જરાક જ્યાં અડકવા ચહું અંગુલી થકી
અનંત ત્યાં તડતડાટ થતો અવાજનો .
અવાજને સભય સ્વેદ વળે અવાજનો .
અવાજમુક્ત સ્થળનાં વસનારને તને
મળાય તો જ મળવું મુજને ય શક્ય છે ,
અવાજની અચળતા અકળાવતી , તને
મળાય તો જ અહીંથી ચળવુંય શક્ય છે .
અવાજના ઉદધિનો તટ તો હશે ક્યહીં,
ક્યહીંક તો ક્ષિતિજ્ જવું હશે અવાજને ,
હશે,હશે, મરણ જેવુંય હશે અવાજને,
અવાજનું ગુપિત ક્યાંક કશે,હજારમાં
પતાળમાં ગુપિત ક્યાંક હશે અવાજનું .
કઠોર આ સમય શા મકરત્વચાળવા,
અવાજના ઉદરને અવ ચીરવા મથો
અવાજના પ્રખર હે નખ ! તો કદાચ હું
અવાજમુક્ત સ્થળનાં વસનારને મળું ,
કદાચ હું ક્વચિતનાં વસનારને મળું ,
કદાચ હું હૃદયશીર્ણવિશીર્ણતા તણા
અવાજના ધધખતા રુધિરપ્રવાહમાં
અવાજમુક્ત સ્થળનાં વસનારને મળું...
કોમળ રિષભ માંથી

Translated by Chandrakant Topiwala

Where I Come From

Vinita Agrawal

I come from the sands
where words sprout like cacti
when girls are born.

I come from ochre, autumn-hued earth
baked dry under a fierce sun.
Where grit and wind needle the eyes
Where storms compel women
to live inside tombs of veils.

I come from a place
where dusk turns into a seductress by night
lying velvety warm on bohemian, linen charpoys.
I come from the land famous for making puppets
both from wood and flesh.
The wooden ones entertain children.
Flesh puppets entertain men - for life.

I come from a geography
where girls embroider silence,
unfurl quilts of wordlessness,
vast, like star studded desert skies.

Their quietude as deep as the space
where tears are born
high as the walls that keeps history in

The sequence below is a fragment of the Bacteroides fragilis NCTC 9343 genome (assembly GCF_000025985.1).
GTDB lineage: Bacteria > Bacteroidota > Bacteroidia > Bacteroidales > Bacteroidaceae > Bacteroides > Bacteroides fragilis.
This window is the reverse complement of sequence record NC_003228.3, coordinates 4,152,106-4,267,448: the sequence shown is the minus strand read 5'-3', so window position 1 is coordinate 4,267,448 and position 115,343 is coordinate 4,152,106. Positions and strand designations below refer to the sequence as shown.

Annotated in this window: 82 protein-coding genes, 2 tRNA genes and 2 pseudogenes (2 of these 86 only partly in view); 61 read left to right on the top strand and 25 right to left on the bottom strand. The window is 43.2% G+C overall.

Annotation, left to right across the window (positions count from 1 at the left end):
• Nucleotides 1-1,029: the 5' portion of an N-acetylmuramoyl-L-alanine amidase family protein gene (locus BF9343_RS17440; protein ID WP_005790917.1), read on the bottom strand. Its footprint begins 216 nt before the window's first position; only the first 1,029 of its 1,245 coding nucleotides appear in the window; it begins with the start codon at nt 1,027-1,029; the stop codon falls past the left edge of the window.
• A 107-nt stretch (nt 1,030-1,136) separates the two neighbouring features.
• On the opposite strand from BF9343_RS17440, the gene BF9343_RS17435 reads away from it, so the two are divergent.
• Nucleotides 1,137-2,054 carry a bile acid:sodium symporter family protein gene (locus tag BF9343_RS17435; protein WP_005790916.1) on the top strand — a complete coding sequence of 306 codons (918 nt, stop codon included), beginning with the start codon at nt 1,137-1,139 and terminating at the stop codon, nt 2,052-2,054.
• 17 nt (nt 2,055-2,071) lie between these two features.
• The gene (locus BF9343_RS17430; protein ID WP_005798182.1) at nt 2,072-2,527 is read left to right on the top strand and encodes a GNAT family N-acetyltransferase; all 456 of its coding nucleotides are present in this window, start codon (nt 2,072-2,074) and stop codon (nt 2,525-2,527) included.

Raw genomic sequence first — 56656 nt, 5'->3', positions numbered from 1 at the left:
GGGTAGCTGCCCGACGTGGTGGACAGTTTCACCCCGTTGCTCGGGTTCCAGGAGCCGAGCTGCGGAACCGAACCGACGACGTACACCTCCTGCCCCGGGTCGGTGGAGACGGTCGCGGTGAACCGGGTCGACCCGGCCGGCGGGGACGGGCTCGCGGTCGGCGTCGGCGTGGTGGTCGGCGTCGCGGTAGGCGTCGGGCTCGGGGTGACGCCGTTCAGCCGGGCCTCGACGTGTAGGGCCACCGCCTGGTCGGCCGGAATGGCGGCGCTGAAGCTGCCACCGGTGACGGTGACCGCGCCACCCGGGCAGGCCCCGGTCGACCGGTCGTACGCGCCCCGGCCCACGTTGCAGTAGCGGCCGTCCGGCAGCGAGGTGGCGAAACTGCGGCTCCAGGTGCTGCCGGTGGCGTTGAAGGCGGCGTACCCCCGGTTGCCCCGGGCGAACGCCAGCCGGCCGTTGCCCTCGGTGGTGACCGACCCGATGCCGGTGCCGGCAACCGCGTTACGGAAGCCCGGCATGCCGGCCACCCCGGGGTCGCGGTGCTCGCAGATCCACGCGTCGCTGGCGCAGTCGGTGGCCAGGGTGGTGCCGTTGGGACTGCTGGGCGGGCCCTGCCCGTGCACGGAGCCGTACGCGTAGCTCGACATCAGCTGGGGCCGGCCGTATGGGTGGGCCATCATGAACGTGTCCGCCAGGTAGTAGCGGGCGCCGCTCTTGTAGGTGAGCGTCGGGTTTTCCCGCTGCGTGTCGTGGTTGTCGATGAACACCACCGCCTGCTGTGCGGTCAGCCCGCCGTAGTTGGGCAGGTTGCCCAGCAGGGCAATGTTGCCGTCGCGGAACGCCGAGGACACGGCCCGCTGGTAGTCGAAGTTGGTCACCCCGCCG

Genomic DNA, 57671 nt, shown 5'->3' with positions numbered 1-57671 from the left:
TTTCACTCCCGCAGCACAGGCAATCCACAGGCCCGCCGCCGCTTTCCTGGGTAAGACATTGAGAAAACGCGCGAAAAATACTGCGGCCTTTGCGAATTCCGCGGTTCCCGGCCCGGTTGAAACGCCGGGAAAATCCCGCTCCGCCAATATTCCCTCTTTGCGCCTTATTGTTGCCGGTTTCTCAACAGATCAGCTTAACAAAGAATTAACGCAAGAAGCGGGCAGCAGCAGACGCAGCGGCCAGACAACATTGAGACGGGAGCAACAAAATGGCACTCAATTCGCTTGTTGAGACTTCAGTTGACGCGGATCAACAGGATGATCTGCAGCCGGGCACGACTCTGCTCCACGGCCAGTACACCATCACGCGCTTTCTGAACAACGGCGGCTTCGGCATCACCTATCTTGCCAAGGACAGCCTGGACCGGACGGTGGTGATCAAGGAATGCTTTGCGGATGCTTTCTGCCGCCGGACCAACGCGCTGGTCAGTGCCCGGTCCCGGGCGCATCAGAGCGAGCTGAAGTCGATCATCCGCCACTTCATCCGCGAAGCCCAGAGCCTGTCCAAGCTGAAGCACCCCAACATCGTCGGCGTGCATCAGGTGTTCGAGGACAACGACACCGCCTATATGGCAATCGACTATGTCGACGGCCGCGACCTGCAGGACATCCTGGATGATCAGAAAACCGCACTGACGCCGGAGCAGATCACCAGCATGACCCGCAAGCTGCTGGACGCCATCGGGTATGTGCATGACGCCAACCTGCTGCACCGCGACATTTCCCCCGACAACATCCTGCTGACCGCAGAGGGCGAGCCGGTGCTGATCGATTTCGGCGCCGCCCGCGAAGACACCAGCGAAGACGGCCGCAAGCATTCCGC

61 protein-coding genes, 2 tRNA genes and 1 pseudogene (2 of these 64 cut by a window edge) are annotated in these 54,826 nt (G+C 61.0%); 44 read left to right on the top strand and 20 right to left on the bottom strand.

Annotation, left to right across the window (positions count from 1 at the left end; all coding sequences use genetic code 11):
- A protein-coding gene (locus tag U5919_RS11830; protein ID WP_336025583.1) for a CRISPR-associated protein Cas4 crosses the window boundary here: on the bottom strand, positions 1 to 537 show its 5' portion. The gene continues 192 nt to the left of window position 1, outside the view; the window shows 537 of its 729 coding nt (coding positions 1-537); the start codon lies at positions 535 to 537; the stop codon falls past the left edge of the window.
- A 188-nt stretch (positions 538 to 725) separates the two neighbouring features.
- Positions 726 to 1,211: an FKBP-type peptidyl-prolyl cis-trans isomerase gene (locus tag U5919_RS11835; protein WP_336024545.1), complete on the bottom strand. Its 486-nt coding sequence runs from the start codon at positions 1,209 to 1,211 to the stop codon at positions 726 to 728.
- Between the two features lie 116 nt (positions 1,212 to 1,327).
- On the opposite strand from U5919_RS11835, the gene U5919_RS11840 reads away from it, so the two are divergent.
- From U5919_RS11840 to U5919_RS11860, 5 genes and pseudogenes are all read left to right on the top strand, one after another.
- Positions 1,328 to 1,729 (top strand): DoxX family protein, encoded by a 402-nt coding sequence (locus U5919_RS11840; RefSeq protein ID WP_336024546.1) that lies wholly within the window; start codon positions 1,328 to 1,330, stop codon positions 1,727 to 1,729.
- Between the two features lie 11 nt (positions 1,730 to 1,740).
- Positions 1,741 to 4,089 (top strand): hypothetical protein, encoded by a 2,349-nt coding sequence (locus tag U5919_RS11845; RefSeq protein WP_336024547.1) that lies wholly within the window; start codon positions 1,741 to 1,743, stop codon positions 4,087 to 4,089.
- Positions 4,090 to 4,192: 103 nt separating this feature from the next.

subtle like the rivers that roamed these plains once.

Gurgling, buoyant ghaghra-clad girls
now untraceable, lost forever.
That's where I come from.

*********

Translated by

Quarrying the voice is not possible

Labhashanker Thakar

Quarrying the voice is not possible
Not can silence be lifted
My rebellious friends
We cannot inter our sauntering skulls
And we cannot seam our ashen anxieties
Then
Why plead before the barbed fence of this barren land
To let afloat our dreams like white swans?
It is true that taking advantage of our blurred sight
The trees have started flying.
But is it not true that we are cheated by the grant of eyes?
Weary friends, returning to the drudgery
After drinking a handful
from the lake water of the Muse’s eyes
It is true
That quarrying the voice is not possible
And silence cannot be lifted

Translated into English from Gujarati by Dileep Jhaveri



No es posible extraer la voz
Labhshankar Thakar

No es posible extraer la voz
el silencio no puede ser elevado
mis rebeldes amigos
no podemos inhumar nuestros cráneos ambulantes
y no podemos coser nuestras angustias cenicientas
entonces
¿por qué suplicar ante la valla de púas de esta tierra yerma?
¿dejar flotar nuestros sueños como cisnes blancos?
es cierto que aprovechando nuestra vista borrosa
los árboles han comenzado a volar.
¿pero no es verdad que somos engañados
por la concesión de los ojos?
cansados amigos, volviendo a la rutina
luego de beber un puñado
de agua lacustre de los ojos de la Musa
es verdad
no es posible extraer la voz
y el silencio no puede ser elevado

Traducido del inglés al español por Bernardo Massoia

Translated by Berni Sangit into Spanish from English
TERMITES WILL NOT GRAZE THE BLAZE

Aubade

R Parthasarathy

You wake up and slip quietly out of the room,
shutting the door behind you. Eyes closed,
I clasp your pillow in hopes of smelling out
the faintest trace of your body’s secret perfume.
Never before have I held you more closely
than I hold you now in your absence,
but you hug the morning paper to your chest
in the kitchen and wash it down with a cup of tea.


Aubade

Dúisíonn tú is sleamhnaíonn tú go ciúin as an seomra,
an doras á dhúnadh agat i do dhiaidh. Mo shúile druidte,
beirim ar do philiúrsa is mé ag súil